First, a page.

HomeCategoryPolice not 'prepared' to stop violence related to planned protests

Police not ‘prepared’ to stop violence related to planned protests

A suspected looter is attacked with rubber bullets by Ekurhuleni Metropolitan Police Department (EMPD) officers patrolling inside a flooded shopping center in Vosloorus, on July 13, 2021. (Photo by MARCO LONGARI / AFP)

METERMore allegations of corruption have surfaced within the police criminal intelligence unit, amid claims that the division is “unprepared” to prevent possible acts of violence in protests and strikes due to begin on Friday, leading to a national suspension called by the EFF on Monday.

National spokeswoman Brigadier Athlenda Mathe said this week that police will not “discuss operational plans” publicly, but officers had been told to use “minimum force” to manage the action.

Several sources with knowledge of the police criminal intelligence unit said infighting related to the mismanagement of the division’s resources, including the R54 million spyware corruption case that is before the courts, had concerned the unit so much that it had not collected information on the possible instigators of the protests. .

Brigadier Tiyani Hlungwani, the finance chief responsible for the controversial secret services account, accused the head of criminal intelligence, Lt. Gen. Dumisani Khumalo, of being part of a “cover-up” in the criminal case involving an alleged associate of the Police Minister Bheki Cele, Inbanathan Kistiah. .

secret services account it is used for, among other things, paying and hosting police informants.

In his March 3 statement, Hlungwani claimed that Khumalo was “pursuing” him for providing evidence against Kistiah, who faces fraud and corruption charges related to a R54.2 million contract in December 2016 to provide spyware for monitor the protesting students.

former national commissioner Khomotso Phahlane; Lt. Col. Godfrey Mahwayi, suspended commander of the criminal intelligence IT section; Major General Maanda Nemutanzhela, who headed covert intelligence; and Major General Mankosana Makhele, Free State’s head of criminal intelligence, have been indicted along with Kistiah.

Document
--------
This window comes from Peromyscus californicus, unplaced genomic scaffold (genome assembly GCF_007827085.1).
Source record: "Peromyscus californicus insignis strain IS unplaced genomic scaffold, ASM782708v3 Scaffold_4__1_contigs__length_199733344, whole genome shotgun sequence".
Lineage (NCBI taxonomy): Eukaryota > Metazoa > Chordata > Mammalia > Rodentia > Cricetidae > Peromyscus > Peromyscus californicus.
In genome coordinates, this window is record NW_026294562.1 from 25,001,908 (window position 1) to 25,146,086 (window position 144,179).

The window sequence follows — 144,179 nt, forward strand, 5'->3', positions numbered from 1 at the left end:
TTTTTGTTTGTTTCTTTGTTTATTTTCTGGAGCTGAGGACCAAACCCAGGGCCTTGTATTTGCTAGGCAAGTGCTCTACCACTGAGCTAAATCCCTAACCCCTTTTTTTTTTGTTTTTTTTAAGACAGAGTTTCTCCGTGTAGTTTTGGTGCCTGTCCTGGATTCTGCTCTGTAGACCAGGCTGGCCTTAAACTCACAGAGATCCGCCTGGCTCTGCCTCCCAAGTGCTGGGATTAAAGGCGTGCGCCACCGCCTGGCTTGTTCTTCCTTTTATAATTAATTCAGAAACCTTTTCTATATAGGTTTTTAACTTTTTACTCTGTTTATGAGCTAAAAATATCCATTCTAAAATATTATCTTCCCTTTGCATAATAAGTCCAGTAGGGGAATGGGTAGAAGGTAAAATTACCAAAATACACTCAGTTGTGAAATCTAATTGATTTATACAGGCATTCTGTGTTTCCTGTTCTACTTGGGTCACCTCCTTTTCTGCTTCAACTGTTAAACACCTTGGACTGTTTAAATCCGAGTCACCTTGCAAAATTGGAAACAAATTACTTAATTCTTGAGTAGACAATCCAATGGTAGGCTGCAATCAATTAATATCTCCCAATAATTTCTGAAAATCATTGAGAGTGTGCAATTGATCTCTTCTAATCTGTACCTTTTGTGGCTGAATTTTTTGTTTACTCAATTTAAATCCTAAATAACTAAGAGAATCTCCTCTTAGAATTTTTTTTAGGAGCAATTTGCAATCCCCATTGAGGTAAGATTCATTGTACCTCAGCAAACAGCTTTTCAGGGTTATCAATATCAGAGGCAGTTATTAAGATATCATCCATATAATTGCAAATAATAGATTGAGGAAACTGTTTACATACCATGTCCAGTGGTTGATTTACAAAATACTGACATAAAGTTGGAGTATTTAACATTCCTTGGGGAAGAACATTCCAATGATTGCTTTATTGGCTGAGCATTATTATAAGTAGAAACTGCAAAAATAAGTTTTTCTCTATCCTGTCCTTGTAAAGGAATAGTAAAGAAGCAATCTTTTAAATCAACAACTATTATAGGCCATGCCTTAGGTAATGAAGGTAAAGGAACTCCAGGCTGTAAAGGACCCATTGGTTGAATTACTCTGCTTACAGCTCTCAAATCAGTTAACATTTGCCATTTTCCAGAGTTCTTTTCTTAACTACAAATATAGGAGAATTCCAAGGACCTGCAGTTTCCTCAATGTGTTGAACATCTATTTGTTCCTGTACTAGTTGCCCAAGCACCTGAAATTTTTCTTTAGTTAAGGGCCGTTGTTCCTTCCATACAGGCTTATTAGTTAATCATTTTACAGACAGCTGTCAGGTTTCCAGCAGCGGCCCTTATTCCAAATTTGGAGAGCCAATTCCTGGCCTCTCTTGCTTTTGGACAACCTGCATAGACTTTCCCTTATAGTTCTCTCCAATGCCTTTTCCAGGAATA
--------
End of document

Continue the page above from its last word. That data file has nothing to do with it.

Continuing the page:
“The reason Lt. Gen. Khumalo is after me is because I have opened several criminal cases against (former criminal intelligence chief) Peter Jacobs, Inban Kistiah and other senior officers, and have made several protected disclosures. against Lieutenant General Jacobs which has an impact on Minister Hamilton Cele,” Hlubwani said, in a document seen by the Mail & Guardian.

At press time, the police ministry had not responded to questions about Cele’s alleged involvement with Khumalo in what Hlungwani claims is a corruption cover-up.

A well-placed source, who requested anonymity, told M&G this week that infighting within criminal intelligence has meant the division “doesn’t engage with its assets (informants) to obtain information on potential instigators of the violence.” ”.

This is all the more true, the source added, because the Economic Freedom Fighters (EFF) had not publicly announced what form their protest on Monday, calling for the complete shutdown of economic and social services across the country, would take.

“Criminal intelligence doesn’t even know where the EFF people will gather. It is unusual because when there is a strike, we know where people are going to be picked up and what the final destination is,” the source said.

“The constant fight against corruption has definitely affected the operational work and we will react to any violence due to the lack of credible information.”

Mathe, speaking on behalf of National Commissioner Fannie Masemola, said the police operational structure in charge of large gatherings, known as Natjoints, was aware of a “planned protest” on Monday and not a “national lockdown.”

“We assure everyone in South Africa that we have measures in place to ensure everyone’s safety in the midst of the planned protest. We do not discuss operational plans and decisions in the public domain,” Mathe said.

“Law enforcement agencies shall carry out their functions within the limits of the law. All law enforcement agencies will apply the minimum force that is reasonable and necessary, given the circumstances on the ground.”

In February of last year, a report commissioned by President Cyril Ramaphosa in the July 2021 riots found that the country’s intelligence services were not prepared to preempt or prevent the riots, which led to more than 340 deaths.

“The fact that none of the organizers or actual instigators of the violence has been arrested is worrying. If there is such intelligence that has been shared by the intelligence services, the president should address any systemic weaknesses that may have caused such intelligence to escape his review,” the report read.

Meanwhile, Hlungwani confirmed in his statement that he was a “witness” in the R54 million spyware case, which was investigated by the Independent Police Investigation Directorate.

As evidence in court, Brainwave, a company of which Kistiah is a director, was awarded a monthly contract of more than R1.1 million in December 2016 to supply spyware to monitor student protesters under the #FeesMustFall flag. The students were to be spied on for seven months.

A document dated August 2021 shows that Brainwave ended up pocketing more than 54.2 million rand from just seven invoices, the lowest being more than 3.6 million rand and the highest being more than 8 million. .4 million rand.

The spying equipment would have been used “to monitor the activities on social networks” of the students.

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